A copy of this game was provided by the developers for the purposes of this review. The version used was an early press build, so some bugs mentioned may be fixed upon release.
Food Fantasy is here, and it’s time to dig into this delicious mixture of gacha mechanics, anime waifus and hero collection. Food Fantasy is the latest offering from mobile developer ELEX, the same company behind Clash of Kings. So how does this new game hold up against the spicy competition, let’s find out.
The biggest draw in terms of base design is the art style and related elements, and while it will definitely turn some players off, the mix of the sleek anime style and a variety of unique characters can be appealing. Sure, it’s a staple of the hero collection genre that Food Fantasy is firmly planted in, but it works on a deeper level thanks to the blending of other mechanics.
A lot of the enjoyment from the game seems to come from a similar place as the core gacha mechanics. The joy of discovering the outcome of your efforts is supposed to be the engaging part, it’s meant to keep your coming back for a seat at the proverbial table. To encourage that, Food Fantasy includes a wealth of noteworthy voice actors and other subtle elements.
One good aspect is that most of the OP Food Souls are randomized, and while that does mean some players will get suckered into spending more money, it does level out playing field in competitive play. There’s no way to gain a combat advantage here other than consistent UR or duplicate pulls, and that’s still down to dumb luck rather than expendable income.
Gameplay is fairly simple and easy to understand, and being that this is a F2P mobile game, most of the idiosyncrasies are to be expected.
There are two main gameplay aspects in Food Fantasy. One is managing your restaurant, the other is the battle system that feel right at home in a hero collection game. On the restaurant side, the game is fairly standard. Players need to research new foods, develop new recipes by mixing together various ingredients, and help ensure that customers have good experiences at the restaurant. This part of the game can be fun, but it does not stand out from the multitude of other management simulators out on the market.
The battle system is a very standard grind up to high levels. There are a few distractions like deliveries, the Intimacy system and other minor upgrade paths for your Food Souls to keep you coming back, but it’s not super exciting at the first week or so of grinding. If you played any other hero collection game, all of this will feel very similar to you. And as someone who plays a fair bit of Dungeon Rush, this feels very familiar.
The Fame and related mechanics can be either a great or infuriating system depending on your tolerance for the typical “play consistently” attitude that Food Fantasy enforces. Casual players can still have fun with the game, upgrading their dishes and Food Souls when they get the chance, but those looking for a challenging restaurant sim might want to look elsewhere.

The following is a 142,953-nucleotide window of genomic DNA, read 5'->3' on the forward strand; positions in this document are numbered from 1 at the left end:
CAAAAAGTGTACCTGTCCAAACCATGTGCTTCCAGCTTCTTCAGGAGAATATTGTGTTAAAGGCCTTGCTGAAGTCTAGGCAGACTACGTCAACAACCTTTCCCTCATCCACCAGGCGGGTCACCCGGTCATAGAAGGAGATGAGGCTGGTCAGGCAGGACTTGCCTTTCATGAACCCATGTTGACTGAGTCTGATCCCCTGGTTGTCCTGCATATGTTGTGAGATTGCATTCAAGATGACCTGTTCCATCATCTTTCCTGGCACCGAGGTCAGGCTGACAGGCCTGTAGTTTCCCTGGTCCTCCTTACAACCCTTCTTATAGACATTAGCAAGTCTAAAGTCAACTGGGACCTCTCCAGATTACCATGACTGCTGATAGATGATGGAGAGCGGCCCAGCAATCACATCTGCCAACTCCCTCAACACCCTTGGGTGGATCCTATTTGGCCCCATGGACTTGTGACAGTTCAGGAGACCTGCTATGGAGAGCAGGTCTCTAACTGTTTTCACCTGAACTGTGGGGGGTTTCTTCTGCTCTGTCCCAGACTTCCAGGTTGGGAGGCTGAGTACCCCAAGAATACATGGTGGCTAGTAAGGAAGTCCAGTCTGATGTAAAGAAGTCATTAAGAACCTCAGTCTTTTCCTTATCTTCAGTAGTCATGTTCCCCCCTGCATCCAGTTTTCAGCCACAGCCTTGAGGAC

The mixture of timing and skill usage in battles adds a minor layer of tactics, but it basically boils down to a question of DPS and which side has the bigger number.
One of the bigger disconnects in Food Fantasy is that the two primary elements don’t seem all that well integrated. he fights and leveling system found in the game’s RPG elements don’t hold any real bearing on its restaurant simulation levels, and vice versa. It feels as though Elex mashed two separate games into one title, which makes Food Fantasy give off an extremely odd feeling.
The game performs well and looks great. If you like the art style, then more power to you because you’ll probably really enjoy this game. There were a few issues with non-English translations being shown in menus, but they were by no means game-breaking. Other than that, the game runs perfectly fine, and all the in-battle animations and effects look really spiffy.
As a Free-to-Play combination of hero collection and gacha mechanics, a lot of gamers will be infuriated by the persistence of these design choices in the whole of mobile gaming, but at least Food Fantasy gets it somewhat right. The game hands you enough rewards to gain new Food Souls and level them up, but the highest tier of player is heavily influenced by the need to be the best and to put money into the game. Ultimately, one can only fault devs so much, because as long as people continue to pump money into these slot machines, devs will continue to implement them. And while I think there are absolutely better and less manipulative ways to monetize mobile games, Food Fantasy isn’t shoving it in your face at least.
And the added challenges of the Hard-Mode stages, wave-based Catacombs, PVP-esque Showdown or day-specific Trials will keep you coming back, if that sort of thing interests you. But at some point there’s a feeling of repetition that sets in with these kinds of mobile games. And that feeling is definitely there in Food Fantasy.
There is a lot to like in Food Fantasy, but it’s not without it’s flaws. And even though I enjoyed the game quite a bit in my short time with it, I may not be coming back all the time. I will probably boot it up every once in a while, sometimes out of compulsion or boredom, other times because I’m genuinely interested. But I will say that Food Fantasy is good enough that I’ll never feel negative for playing it. Which is more than I can say for games like WWE Champions or Dungeon Keeper Mobile, which roadblock every bit of progress to foist players into becoming payers. For that alone, I have to give this game some praise. Which frankly says more about the state of mobile games than anything else, jeez that got dark.
- Stylish and sleek art
- Interesting and unique mixture of mechanics
- Lots of replayability
- The story is very simple and predictable
- Gameplay elements on their own might be too simple
- The microtransactions will anger some gamers